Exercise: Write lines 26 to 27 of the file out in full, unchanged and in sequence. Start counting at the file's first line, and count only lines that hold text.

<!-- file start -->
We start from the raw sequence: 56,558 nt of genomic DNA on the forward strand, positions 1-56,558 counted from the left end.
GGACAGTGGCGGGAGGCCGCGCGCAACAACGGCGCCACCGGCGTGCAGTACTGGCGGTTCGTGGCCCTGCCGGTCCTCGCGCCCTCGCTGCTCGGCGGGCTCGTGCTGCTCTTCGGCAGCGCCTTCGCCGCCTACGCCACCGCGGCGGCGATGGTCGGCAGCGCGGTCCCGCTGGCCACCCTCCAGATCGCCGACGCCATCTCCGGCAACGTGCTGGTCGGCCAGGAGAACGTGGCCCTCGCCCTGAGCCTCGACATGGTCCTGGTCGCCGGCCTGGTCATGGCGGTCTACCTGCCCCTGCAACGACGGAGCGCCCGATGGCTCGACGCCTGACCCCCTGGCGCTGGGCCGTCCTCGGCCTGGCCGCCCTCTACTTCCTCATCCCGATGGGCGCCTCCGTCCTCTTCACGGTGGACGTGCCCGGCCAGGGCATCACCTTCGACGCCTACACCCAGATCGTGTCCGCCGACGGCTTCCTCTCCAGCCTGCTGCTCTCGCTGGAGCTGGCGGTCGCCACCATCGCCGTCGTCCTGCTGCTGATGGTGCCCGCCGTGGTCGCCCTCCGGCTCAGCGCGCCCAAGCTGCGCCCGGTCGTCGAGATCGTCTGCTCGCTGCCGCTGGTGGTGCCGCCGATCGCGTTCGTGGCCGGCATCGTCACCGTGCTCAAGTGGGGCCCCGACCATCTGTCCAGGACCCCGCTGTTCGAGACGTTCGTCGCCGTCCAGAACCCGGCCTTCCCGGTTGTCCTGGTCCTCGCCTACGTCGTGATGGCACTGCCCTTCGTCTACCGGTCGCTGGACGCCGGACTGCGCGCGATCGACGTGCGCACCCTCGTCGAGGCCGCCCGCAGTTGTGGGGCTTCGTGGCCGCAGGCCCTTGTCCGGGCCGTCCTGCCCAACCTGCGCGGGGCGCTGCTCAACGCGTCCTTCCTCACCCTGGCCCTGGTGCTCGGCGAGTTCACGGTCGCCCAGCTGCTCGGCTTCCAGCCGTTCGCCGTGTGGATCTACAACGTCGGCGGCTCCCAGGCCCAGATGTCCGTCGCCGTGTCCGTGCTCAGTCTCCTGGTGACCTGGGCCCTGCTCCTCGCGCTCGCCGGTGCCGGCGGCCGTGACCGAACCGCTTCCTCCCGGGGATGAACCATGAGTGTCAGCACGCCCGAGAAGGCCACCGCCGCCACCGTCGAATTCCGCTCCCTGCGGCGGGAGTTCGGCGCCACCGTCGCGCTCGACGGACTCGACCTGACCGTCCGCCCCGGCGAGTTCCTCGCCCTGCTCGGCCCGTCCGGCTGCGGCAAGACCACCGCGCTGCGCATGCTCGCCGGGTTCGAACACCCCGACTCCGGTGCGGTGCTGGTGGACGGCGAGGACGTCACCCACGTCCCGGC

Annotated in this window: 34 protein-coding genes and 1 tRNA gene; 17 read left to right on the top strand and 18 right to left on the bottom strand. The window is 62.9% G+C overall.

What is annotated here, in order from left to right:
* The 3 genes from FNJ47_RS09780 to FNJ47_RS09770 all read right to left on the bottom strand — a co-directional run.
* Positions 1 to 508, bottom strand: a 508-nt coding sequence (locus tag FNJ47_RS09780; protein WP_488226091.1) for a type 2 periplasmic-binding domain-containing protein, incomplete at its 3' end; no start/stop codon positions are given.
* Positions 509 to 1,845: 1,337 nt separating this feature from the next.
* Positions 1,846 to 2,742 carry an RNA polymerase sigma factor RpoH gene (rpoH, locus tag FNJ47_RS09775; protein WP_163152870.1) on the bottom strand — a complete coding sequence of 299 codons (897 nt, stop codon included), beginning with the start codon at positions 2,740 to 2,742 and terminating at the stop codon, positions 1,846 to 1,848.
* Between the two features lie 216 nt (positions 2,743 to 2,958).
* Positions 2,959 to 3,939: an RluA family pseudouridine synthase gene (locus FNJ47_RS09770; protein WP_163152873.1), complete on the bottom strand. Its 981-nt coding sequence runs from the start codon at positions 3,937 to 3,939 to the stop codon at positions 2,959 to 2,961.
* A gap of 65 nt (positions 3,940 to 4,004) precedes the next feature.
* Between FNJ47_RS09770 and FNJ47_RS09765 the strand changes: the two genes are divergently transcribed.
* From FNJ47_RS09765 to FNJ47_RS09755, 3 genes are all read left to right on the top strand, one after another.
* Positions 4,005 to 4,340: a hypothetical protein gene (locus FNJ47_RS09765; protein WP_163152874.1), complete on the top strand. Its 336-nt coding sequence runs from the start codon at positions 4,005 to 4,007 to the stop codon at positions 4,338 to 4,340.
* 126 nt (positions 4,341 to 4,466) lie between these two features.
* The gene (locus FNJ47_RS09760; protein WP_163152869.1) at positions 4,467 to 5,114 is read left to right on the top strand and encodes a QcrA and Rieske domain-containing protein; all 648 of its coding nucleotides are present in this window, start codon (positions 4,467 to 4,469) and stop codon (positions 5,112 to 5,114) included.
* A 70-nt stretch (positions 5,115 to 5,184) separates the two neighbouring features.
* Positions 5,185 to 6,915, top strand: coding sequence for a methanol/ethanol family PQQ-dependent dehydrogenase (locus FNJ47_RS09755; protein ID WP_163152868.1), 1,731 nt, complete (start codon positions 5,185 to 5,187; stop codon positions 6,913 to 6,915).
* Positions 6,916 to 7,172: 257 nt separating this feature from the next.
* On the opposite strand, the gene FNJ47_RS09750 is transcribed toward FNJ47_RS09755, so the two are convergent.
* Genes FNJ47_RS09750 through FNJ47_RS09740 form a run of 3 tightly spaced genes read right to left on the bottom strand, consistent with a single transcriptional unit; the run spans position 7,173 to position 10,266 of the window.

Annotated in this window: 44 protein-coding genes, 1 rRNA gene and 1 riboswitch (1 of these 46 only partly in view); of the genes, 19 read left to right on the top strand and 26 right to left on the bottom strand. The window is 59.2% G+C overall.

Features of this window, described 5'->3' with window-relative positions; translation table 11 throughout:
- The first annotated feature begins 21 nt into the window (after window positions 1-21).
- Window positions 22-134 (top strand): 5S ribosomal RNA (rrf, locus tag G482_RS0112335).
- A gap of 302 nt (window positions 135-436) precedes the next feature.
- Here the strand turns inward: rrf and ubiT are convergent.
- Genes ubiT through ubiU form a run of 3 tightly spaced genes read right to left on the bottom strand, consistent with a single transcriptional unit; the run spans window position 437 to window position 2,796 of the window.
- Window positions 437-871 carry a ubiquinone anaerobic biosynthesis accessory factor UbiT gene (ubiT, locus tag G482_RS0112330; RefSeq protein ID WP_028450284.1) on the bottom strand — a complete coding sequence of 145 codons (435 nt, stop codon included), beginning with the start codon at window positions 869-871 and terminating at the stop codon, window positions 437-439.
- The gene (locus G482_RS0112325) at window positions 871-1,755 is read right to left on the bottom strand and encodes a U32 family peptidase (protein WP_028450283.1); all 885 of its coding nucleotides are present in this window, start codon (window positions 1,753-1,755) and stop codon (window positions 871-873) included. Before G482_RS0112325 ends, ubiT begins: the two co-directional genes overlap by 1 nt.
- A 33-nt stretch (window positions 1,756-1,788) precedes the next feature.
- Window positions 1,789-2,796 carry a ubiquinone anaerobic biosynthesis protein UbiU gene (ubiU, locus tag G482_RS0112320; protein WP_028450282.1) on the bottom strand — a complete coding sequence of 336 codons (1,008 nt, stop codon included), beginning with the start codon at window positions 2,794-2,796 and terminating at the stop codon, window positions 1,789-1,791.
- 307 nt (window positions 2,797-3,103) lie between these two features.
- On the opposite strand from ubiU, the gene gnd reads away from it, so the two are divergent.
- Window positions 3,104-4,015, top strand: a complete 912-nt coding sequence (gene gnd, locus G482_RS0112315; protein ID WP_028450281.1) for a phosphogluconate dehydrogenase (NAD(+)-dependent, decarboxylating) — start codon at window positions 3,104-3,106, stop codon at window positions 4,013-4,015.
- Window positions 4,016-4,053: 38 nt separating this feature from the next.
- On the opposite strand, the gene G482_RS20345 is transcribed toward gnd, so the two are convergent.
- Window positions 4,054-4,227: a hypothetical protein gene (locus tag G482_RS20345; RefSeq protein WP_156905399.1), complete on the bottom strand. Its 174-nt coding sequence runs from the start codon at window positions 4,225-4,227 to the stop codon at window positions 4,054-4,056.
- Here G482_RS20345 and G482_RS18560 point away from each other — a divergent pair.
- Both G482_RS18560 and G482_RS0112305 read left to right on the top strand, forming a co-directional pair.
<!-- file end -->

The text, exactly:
- A gap of 302 nt (window positions 135-436) precedes the next feature.
- Here the strand turns inward: rrf and ubiT are convergent.